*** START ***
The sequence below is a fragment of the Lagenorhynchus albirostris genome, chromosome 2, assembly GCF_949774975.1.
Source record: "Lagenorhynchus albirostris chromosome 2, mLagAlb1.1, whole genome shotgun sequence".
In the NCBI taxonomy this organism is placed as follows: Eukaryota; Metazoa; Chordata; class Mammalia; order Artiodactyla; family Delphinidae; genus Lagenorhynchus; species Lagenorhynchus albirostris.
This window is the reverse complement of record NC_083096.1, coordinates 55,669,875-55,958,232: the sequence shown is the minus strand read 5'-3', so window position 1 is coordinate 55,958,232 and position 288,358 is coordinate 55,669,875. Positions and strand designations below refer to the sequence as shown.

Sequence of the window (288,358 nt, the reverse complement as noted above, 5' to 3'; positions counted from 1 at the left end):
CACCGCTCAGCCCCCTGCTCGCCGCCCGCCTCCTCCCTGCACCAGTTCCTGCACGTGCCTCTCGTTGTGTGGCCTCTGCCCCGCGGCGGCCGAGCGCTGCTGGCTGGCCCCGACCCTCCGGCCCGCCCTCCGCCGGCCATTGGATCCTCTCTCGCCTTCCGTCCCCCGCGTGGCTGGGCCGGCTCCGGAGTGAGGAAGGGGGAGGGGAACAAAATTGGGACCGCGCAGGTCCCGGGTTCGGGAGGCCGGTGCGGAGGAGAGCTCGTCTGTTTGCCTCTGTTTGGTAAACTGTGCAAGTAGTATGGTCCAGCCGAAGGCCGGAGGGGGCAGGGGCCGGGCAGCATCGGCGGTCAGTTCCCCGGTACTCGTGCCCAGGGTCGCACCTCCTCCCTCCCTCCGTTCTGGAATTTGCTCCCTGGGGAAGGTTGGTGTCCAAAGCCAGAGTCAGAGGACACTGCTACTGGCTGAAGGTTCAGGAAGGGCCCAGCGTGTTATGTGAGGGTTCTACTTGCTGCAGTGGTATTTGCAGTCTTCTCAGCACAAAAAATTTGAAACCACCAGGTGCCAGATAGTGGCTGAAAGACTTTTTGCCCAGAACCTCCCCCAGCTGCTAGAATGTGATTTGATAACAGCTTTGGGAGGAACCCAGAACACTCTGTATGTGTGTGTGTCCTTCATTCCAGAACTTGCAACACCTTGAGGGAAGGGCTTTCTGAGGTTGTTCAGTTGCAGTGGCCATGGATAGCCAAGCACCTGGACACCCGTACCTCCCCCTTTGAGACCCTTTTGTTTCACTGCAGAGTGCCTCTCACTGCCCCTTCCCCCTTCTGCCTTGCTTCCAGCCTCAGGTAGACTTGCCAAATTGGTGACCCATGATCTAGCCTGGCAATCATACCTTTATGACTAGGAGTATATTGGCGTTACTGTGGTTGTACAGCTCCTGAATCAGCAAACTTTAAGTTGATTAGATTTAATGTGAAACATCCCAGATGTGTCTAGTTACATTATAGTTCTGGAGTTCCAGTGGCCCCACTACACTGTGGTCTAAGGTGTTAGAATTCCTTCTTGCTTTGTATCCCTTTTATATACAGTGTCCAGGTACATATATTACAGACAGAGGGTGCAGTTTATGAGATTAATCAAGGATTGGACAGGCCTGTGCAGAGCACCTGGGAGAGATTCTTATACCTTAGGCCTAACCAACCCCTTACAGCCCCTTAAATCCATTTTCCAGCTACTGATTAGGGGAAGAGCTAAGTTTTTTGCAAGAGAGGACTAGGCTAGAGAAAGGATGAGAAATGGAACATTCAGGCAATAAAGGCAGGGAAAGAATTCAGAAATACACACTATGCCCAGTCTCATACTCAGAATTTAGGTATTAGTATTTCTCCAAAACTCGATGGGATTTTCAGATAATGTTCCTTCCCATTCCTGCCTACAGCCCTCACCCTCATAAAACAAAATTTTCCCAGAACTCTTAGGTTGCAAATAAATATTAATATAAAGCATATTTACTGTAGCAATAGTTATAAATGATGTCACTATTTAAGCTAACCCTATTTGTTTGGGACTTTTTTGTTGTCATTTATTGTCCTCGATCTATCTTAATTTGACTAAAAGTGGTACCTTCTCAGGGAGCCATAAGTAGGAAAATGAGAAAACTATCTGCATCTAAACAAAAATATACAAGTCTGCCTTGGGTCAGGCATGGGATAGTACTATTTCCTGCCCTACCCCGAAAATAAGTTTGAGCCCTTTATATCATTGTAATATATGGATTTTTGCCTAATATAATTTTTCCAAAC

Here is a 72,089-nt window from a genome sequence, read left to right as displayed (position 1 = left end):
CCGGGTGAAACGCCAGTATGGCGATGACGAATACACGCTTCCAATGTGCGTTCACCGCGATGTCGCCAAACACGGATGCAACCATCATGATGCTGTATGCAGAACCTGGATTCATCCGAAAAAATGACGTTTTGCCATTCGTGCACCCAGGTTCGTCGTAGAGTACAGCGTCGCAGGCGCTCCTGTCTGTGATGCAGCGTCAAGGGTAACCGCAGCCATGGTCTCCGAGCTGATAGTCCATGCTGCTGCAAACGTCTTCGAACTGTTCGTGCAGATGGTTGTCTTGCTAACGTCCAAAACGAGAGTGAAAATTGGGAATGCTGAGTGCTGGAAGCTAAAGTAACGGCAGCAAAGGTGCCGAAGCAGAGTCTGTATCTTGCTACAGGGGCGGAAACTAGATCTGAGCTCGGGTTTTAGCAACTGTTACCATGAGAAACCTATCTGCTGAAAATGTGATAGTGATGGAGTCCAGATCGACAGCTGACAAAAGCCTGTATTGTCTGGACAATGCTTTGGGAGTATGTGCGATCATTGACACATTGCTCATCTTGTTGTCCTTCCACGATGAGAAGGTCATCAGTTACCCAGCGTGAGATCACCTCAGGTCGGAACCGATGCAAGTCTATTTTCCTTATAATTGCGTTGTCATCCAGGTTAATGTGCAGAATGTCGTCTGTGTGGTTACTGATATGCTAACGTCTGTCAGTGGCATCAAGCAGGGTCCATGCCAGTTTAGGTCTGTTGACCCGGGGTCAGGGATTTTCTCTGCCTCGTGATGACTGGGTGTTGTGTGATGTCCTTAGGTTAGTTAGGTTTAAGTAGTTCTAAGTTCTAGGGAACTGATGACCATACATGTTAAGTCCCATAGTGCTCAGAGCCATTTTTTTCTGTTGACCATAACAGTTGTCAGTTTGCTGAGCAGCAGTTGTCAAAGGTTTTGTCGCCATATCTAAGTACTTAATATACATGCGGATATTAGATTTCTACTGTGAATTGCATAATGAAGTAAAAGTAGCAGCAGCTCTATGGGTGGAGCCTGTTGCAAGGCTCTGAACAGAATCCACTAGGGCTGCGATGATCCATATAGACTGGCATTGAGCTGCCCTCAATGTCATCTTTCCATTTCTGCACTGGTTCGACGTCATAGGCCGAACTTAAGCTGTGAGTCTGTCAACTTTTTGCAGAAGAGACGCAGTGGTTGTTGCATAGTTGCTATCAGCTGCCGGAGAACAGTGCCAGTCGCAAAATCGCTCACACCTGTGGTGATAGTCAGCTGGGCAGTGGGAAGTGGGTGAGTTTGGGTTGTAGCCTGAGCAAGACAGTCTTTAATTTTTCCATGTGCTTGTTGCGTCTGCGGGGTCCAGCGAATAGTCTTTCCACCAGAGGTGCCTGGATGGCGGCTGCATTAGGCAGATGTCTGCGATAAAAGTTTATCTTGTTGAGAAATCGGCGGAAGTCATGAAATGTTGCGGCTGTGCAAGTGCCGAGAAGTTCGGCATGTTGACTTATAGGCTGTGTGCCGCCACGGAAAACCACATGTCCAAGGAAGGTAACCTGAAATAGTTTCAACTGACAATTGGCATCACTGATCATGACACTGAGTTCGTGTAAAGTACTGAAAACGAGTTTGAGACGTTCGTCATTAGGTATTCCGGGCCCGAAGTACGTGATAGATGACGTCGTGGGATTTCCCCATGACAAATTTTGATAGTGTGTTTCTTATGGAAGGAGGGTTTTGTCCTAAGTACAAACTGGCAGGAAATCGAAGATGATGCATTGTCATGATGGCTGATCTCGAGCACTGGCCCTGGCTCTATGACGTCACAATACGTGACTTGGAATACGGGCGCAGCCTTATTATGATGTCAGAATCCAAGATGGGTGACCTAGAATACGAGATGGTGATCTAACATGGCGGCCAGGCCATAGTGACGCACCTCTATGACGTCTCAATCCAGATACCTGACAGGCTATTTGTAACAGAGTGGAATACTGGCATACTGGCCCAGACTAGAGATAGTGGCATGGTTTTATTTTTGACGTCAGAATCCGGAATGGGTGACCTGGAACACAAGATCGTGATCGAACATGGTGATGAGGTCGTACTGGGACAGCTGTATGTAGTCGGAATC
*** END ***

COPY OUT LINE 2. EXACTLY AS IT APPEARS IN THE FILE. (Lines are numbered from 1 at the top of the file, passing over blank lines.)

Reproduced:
Source record: "Lagenorhynchus albirostris chromosome 2, mLagAlb1.1, whole genome shotgun sequence".